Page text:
I’m a baseball fan without being a true fanatic (longstanding Mets fandom tends to have that effect on someone who isn’t already all in), so I’m not much of a statistics guy, but on this afternoon they are an unavoidable topic of conversation. I came into this game with the knowledge that Roethlisberger, making his 150th start, would, with a victory, become only the fourth quarterback in NFL history (Bradshaw, Montana, Brady, Roethlisberger) to garner 100 wins in his first 150 starts, and that Antonio Brown – who, if not already the best wide receiver in the game, is still arguably its hardest working and most dependable – had his oddly reasoned but nevertheless impressive streak of consecutive games with 5 catches and 50 yards, which now stands at 23. Nothing prepared us for Roethlisberger’s performance, however. When CBS started publicizing it in the fourth quarter, a buzz of recognition and mild disbelief circulated amongst the members of my table. Roethlisberger, the graphic stated, was the first quarterback in league history to have two 500-yard games in his career. That, in itself, seemed amazing to me, the non-stat geek, but then came the kicker: at 522 yards for the day, Ben was tied for fourth on the all-time single game passing list, a mere 32 yards behind 1950s Rams quarterback Norm Van Brocklin. Ben had spent the day picking apart Indianapolis surgically – throwing two TDs to Brown, two more to already ascendant fourth-round pick Martavis Bryant (there is no fourth syllable in his first name, announcers), one to veteran workhorse Heath Miller (on a daring 4th and inches play that set up, given our history, as an obvious run) and another, his first career TD, to Markus Wheaton – buying time and letting fly, with spectacular results. A greedy part of me wished aloud he’d throw one more 40-yard strike to Miller instead of running the ball/clock late in the fourth. This would have been a risky call, and, I admit, a patently incorrect one, but I also have total confidence it would’ve been a completion.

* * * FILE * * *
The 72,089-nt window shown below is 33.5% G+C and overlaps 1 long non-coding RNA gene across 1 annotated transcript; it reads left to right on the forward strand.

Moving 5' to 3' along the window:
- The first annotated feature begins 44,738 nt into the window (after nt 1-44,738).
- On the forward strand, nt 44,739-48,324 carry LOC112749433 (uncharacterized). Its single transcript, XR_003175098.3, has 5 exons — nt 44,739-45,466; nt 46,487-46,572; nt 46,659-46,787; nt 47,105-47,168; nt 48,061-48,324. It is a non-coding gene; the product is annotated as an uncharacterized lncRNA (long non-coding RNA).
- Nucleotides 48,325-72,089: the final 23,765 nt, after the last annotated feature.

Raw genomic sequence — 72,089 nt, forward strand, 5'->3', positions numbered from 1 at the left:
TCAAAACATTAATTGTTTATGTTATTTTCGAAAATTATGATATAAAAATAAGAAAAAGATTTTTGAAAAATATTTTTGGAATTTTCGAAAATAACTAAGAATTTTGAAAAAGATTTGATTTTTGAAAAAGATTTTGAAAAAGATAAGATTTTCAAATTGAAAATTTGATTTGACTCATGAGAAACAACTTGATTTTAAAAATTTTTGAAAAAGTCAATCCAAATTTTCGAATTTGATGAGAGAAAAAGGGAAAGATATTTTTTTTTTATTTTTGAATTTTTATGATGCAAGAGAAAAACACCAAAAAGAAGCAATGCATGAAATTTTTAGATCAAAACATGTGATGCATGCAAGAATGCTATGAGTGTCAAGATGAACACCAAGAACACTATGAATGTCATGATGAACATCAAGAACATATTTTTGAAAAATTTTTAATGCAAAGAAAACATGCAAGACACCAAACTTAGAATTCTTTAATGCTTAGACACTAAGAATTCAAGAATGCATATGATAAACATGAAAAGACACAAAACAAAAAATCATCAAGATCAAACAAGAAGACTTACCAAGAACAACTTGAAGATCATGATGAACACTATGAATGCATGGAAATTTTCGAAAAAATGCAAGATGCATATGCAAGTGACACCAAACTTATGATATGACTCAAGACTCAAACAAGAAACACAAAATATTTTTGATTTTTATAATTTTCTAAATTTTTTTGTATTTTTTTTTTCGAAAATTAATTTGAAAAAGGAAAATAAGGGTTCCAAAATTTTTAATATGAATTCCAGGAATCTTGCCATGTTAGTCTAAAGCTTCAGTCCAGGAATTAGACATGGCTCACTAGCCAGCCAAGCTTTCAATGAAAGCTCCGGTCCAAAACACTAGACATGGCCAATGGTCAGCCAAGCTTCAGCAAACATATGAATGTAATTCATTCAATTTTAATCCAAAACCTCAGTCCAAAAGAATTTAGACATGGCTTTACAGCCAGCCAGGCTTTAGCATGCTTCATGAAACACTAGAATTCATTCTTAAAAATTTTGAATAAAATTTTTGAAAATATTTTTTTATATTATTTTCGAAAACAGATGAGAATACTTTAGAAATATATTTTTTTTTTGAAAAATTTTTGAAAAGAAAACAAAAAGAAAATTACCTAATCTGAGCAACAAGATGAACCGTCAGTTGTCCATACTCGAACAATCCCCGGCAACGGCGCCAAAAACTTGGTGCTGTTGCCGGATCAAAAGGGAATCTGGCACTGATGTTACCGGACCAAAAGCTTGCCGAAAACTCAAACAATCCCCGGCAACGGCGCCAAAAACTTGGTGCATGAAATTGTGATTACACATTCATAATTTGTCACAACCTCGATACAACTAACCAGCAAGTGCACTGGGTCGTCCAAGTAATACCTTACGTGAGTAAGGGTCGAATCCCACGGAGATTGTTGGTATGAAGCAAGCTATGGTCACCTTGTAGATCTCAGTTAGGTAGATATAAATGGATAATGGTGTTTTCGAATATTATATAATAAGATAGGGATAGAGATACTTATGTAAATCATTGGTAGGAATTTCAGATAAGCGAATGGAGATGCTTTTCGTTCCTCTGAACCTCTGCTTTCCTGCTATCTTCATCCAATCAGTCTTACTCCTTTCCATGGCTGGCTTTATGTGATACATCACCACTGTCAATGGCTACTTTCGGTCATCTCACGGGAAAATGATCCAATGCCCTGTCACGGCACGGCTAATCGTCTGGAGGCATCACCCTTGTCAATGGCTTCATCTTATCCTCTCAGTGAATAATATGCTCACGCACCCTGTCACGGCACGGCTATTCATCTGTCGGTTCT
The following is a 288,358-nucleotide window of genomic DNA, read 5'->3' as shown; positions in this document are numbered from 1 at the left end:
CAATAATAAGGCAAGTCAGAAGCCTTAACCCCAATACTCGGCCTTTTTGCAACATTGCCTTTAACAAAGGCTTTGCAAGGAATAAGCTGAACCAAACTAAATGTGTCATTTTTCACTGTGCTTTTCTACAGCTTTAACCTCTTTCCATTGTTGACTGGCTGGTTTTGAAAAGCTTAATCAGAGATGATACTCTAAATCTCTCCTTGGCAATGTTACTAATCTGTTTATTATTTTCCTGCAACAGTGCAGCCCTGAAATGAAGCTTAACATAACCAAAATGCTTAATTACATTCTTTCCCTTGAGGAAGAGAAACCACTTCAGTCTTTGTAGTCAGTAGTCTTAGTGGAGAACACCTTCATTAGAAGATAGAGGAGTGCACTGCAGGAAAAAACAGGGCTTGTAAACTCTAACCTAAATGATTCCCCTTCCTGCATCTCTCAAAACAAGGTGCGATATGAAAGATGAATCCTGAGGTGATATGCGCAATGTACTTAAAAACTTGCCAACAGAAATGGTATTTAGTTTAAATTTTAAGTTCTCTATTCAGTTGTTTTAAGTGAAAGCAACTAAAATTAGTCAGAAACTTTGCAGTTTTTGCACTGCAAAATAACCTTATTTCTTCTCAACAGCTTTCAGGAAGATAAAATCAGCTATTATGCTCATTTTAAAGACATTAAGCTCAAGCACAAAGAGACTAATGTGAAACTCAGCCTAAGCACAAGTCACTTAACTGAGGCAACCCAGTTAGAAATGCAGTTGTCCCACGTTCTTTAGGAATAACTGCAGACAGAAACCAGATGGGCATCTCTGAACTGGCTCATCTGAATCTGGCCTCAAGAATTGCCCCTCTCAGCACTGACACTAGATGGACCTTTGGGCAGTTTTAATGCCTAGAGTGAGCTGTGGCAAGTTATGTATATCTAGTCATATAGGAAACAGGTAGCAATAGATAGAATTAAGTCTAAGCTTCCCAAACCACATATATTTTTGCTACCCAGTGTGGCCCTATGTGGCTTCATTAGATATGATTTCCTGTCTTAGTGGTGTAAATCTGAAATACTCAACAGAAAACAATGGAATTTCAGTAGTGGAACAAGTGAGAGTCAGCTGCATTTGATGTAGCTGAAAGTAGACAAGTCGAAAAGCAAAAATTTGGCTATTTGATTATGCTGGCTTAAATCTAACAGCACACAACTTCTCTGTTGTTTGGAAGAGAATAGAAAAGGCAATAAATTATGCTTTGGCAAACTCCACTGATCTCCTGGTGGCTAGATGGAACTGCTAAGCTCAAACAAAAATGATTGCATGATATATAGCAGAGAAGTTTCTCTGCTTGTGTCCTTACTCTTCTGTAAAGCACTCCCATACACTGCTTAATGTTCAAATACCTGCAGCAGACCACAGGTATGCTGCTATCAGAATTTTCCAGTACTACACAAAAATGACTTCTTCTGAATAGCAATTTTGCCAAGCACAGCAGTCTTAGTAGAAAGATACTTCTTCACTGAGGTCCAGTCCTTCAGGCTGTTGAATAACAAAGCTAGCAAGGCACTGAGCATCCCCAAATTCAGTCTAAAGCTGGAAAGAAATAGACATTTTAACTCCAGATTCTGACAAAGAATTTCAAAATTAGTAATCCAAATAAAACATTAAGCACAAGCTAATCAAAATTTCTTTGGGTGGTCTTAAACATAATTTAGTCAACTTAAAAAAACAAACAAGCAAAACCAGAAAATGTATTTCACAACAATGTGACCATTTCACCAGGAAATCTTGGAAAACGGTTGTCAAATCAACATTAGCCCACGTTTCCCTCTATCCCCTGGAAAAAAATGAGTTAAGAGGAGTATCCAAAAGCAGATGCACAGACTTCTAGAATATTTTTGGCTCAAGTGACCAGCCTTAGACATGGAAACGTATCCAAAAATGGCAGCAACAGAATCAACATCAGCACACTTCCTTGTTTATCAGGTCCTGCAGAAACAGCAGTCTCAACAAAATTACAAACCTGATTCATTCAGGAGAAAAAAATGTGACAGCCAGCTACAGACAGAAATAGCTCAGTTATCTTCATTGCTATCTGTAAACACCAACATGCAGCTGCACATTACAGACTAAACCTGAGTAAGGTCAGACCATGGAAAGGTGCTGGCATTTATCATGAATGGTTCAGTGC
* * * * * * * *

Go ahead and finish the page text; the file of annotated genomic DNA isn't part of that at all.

After the game, head coach Mike Tomlin spoke about the win in complimentary but measured terms designed to reign in the expectations of all involved. In fact, the Steelers locker room was practically bursting with mini-Tomlins after this rousing victory, led, again, by one Benjamin Todd Roethlisberger, who was only basking in the residual glow of his greatest day as a quarterback – one of the greatest ever by any quarterback – on the inside. I hope he can carry that attitude and resolve forward and build on it, even on days where the end result is more disappointingly mortal. ESPN did give the team and its captain some props, though the Robert Altman-esque overlapping mumblethon that passes for NFL Network’s studio recap show seemed far more preoccupied with our 80th anniversary throwback jerseys, which the Steelers, indeed, sported on Sunday for far from the first time ever, though they inspire sartorial horror anew whenever they are viewed. So you guys seriously needed something else to fixate on a day that produced these kinds of results? Ye gods/oh well. Dear World: We get that you hate the prisoner/bumblebee jersey. One of the unique privileges of being a Steelers fan is to be reminded of that fact by numerous random people each and every applicable game day. I, for one, have long since made my peace with the “Bumblebee” jersey (est. 2012, er, 1933), and, as my friend so aptly put it, “they can wear pink and purple as long as they win.” On a day when few realistically expected them to do so, the Steelers’ response to doubters both within and without its fan base was eye-catching, record-breaking, and emphatic. More importantly, it represented the initiation of the team’s first winning streak of 2014, one that can, and should, and, with continued focus, determination and playmaking on both sides of the ball, will be built on. If it’s Monday morning, it must be time to recalibrate expectations again.